It’s easy to forget that the internet as we know it is only 30 years old.

In that relatively short span of time it has completely revolutionized the world we live in, connecting people from every corner of the globe and providing unrestricted access to the world’s sum total of knowledge.

And it’s not just lofty goals that the internet has achieved during its tenure – it has also come to define the way we seek out and consume entertainment.

In 1995, if you wanted to watch a new movie at home, you had to drive to your nearest Blockbuster and rent out a VHS.

Now you simply press a button, and the film in question will be streamed into your living room on Netflix from a remote server.

Games have also witnessed a substantial overhaul, with popular online-optimized video games from Call of Duty: Warzone to League of Legends proving a powerful draw for a new generation of extremely online gamers.

What’s more, it’s not just video games that have benefited from the online revolution. 

In fact, many of our best loved conventional games have found new lives for themselves in cyberspace.

Some of these, such as the titles we’re looking at below, have even become more popular in this guise than they ever were before in their physical form.


The enigmatic spinning wheel game of roulette has enjoyed a colorful history.

It started life as a botched experiment by the Parisian polymath Blaise Pascal, who attempted to create a low friction wheel capable of achieving perpetual motion. 

Before long, his wheel was repurposed as the centerpiece of a new and incredibly popular table game.

It’s hard to pinpoint the moment that roulette made the jump from physical to digital, but there’s no escaping the fact that its online variants furnished by reputable platforms have enjoyed far greater success and acclaim than its brick-and-mortar counterpart could have ever hoped for. 

With the ability to switch between European and American formats at the click of a button, and the infinitely greater accessibility afforded by being able to play online and on the go, digital roulette looks set to define the way we think about and play this game for many years to come.


Chess started life as the ancient Indian game of strategy, Chaturanga.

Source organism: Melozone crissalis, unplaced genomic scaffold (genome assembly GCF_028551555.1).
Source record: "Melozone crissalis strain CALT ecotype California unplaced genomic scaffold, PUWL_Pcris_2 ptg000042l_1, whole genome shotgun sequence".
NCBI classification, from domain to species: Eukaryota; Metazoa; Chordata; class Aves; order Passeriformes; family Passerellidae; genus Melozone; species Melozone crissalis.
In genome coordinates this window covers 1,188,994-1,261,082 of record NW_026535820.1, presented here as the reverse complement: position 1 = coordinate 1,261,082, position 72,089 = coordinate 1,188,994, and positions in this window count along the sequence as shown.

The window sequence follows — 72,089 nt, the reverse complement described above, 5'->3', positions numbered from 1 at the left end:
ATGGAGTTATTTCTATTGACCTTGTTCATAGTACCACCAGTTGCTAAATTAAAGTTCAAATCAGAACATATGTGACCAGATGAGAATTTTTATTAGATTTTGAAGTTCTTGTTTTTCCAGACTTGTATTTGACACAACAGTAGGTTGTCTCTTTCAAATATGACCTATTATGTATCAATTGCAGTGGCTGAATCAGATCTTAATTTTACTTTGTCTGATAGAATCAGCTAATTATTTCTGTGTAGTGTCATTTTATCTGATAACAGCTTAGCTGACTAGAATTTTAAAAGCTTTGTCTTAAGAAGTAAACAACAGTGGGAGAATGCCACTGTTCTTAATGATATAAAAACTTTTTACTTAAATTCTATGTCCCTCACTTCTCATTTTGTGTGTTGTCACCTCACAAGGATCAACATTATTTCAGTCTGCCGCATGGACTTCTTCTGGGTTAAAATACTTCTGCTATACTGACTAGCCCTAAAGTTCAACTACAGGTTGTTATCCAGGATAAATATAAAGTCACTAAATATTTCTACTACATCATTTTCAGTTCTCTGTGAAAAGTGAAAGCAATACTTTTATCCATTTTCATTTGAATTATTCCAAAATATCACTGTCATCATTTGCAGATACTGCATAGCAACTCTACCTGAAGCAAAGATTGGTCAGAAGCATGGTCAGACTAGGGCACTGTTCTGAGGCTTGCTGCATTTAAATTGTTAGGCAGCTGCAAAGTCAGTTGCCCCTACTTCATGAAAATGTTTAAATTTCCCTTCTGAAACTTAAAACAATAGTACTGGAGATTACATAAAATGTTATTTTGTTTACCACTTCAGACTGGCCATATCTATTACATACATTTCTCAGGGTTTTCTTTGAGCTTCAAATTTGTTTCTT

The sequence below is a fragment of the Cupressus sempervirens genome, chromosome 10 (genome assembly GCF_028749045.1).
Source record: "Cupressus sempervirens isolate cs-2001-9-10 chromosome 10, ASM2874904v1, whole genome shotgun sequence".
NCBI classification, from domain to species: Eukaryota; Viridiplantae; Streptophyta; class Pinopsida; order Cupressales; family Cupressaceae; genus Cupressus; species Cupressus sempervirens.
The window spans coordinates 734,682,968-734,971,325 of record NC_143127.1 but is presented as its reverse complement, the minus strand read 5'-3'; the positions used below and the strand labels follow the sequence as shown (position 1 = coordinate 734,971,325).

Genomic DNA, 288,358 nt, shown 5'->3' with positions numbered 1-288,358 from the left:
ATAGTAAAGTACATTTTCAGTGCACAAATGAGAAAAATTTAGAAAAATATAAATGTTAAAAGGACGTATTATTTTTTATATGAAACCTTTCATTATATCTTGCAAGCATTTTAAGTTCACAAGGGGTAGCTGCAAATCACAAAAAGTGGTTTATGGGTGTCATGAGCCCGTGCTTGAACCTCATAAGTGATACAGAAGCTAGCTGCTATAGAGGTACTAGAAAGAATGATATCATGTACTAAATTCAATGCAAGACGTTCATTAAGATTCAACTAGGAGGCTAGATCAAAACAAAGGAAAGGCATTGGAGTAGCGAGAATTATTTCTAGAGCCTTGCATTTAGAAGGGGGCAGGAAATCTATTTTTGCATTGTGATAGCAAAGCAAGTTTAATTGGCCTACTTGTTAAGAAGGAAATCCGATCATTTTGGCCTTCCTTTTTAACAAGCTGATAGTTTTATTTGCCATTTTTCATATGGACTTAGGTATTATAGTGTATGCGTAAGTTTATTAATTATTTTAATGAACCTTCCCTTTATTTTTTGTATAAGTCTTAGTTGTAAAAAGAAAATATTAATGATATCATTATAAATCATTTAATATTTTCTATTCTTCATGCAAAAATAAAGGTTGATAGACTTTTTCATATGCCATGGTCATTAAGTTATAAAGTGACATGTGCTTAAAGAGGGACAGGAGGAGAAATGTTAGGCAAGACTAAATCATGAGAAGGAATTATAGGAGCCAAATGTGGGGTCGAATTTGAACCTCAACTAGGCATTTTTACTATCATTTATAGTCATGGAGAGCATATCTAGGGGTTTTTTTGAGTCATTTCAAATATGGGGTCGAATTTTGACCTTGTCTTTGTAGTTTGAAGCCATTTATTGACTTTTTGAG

Amazingly, the intervening 2000 years have done remarkably little to change the underlying format of this game of kings. 

The core pieces remain the same – albeit what were once war elephants are now bishops, and chariots have given way to castles.

In fact, one can say that the 20th century saw more change in the game of chess than at any prior moment in its long history. 

This is because this was the century that saw the game serve as the battleground upon which a human would lose to an AI for the first time.

It was also the moment that chess made its heroic leap into the world wide web.

Now chess is played the world over on platforms like, where dynamic Elo ratings seamlessly match players with those of comparable skill levels.

It’s actually not uncommon to see many of the world’s best players tuning in from time to time to do battle on the digital board.

The past few years has seen the popularity of chess sky-rocket.

The release of Netflix’s popular drama The Queen’s Gambit introduced the strategic depth and elegance of the game to whole new audiences around the globe.

At the same time, grandmaster Magnus Carlsen was renovating the stuffy image of the chess prodigy with his rock ‘n’ roll attitude and irreverent persona. 

Now, as chess finds a new home on the Twitch platform as one of the world’s fastest growing esports, and the IOC is carefully weighing up its prospects as a future Olympic sport, its heyday may yet be ahead of us still.